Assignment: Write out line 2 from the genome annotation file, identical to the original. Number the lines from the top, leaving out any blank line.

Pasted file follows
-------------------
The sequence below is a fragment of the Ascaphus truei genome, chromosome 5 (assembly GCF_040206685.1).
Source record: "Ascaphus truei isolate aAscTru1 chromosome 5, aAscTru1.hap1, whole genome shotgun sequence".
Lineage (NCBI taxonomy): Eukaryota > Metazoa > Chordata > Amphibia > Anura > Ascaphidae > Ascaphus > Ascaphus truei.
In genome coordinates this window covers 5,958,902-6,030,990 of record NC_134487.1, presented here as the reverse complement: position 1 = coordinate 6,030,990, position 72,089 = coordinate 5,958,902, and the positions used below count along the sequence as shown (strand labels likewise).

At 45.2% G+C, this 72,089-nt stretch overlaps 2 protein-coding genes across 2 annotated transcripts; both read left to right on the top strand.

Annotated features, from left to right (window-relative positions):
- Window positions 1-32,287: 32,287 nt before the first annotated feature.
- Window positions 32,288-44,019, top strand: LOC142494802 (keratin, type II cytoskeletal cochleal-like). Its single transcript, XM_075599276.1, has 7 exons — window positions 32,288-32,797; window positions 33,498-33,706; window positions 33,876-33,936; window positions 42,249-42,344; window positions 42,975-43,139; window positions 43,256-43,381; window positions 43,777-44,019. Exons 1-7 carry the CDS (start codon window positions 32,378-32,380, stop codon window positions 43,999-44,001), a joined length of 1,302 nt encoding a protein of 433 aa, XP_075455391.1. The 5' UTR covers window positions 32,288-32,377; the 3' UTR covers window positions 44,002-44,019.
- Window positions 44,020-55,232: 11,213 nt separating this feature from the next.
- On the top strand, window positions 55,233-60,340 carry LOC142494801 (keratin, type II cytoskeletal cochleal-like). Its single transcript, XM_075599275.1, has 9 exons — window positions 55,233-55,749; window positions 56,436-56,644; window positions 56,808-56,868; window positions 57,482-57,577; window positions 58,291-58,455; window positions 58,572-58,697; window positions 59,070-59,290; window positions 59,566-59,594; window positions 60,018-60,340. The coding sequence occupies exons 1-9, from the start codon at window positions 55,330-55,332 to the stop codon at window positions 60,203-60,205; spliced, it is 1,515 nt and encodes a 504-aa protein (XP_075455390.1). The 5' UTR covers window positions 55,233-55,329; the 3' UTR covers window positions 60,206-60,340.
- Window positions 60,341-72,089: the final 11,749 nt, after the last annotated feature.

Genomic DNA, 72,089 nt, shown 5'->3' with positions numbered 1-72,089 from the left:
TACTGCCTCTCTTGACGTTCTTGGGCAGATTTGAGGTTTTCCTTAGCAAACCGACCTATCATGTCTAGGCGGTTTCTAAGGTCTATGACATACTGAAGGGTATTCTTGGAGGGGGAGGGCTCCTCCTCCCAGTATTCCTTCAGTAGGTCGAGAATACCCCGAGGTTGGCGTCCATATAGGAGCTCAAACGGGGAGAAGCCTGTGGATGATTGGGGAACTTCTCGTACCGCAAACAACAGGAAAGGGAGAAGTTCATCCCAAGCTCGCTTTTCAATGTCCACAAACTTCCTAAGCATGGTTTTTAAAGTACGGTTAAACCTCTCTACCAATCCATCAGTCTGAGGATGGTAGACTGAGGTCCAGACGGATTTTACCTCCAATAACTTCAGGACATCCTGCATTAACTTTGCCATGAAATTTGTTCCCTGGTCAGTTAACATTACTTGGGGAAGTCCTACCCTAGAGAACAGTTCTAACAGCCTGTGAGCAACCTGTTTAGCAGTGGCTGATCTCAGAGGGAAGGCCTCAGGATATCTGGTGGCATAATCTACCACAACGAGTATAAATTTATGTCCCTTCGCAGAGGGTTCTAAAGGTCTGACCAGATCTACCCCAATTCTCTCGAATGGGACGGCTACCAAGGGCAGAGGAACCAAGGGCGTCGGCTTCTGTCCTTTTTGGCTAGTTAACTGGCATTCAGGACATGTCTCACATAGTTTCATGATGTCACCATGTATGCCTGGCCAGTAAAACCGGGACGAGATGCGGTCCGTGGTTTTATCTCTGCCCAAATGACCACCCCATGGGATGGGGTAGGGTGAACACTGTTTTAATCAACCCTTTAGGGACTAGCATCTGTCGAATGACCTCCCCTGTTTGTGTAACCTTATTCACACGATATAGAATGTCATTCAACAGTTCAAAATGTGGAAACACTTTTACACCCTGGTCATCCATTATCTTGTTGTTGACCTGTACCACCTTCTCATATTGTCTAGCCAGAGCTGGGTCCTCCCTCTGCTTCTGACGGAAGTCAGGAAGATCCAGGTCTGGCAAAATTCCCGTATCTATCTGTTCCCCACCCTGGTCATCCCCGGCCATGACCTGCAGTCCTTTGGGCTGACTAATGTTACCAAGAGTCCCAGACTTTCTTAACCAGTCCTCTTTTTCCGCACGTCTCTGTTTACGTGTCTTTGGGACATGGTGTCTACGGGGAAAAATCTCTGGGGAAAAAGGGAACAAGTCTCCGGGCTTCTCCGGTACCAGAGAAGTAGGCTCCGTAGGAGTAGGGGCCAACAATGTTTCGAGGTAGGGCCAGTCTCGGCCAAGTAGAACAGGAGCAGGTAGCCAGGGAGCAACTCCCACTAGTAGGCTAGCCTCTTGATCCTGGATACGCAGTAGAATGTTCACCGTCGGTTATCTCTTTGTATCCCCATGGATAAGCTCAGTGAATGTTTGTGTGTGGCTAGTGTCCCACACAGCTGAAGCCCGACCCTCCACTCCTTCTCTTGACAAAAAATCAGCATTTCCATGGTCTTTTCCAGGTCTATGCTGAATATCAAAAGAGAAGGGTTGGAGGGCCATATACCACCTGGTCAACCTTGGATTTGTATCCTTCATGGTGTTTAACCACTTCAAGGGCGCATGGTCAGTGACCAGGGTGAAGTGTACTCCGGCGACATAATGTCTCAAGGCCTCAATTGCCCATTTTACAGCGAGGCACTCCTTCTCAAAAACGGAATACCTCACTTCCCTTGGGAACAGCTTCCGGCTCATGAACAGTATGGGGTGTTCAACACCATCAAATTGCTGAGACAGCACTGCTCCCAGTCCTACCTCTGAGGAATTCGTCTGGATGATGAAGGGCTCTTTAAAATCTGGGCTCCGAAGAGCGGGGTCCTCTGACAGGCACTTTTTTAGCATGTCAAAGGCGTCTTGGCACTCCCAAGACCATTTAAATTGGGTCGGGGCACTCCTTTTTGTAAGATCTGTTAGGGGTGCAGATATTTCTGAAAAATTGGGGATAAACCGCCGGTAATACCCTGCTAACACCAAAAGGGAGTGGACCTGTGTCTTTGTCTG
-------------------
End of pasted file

Source record: "Ascaphus truei isolate aAscTru1 chromosome 5, aAscTru1.hap1, whole genome shotgun sequence".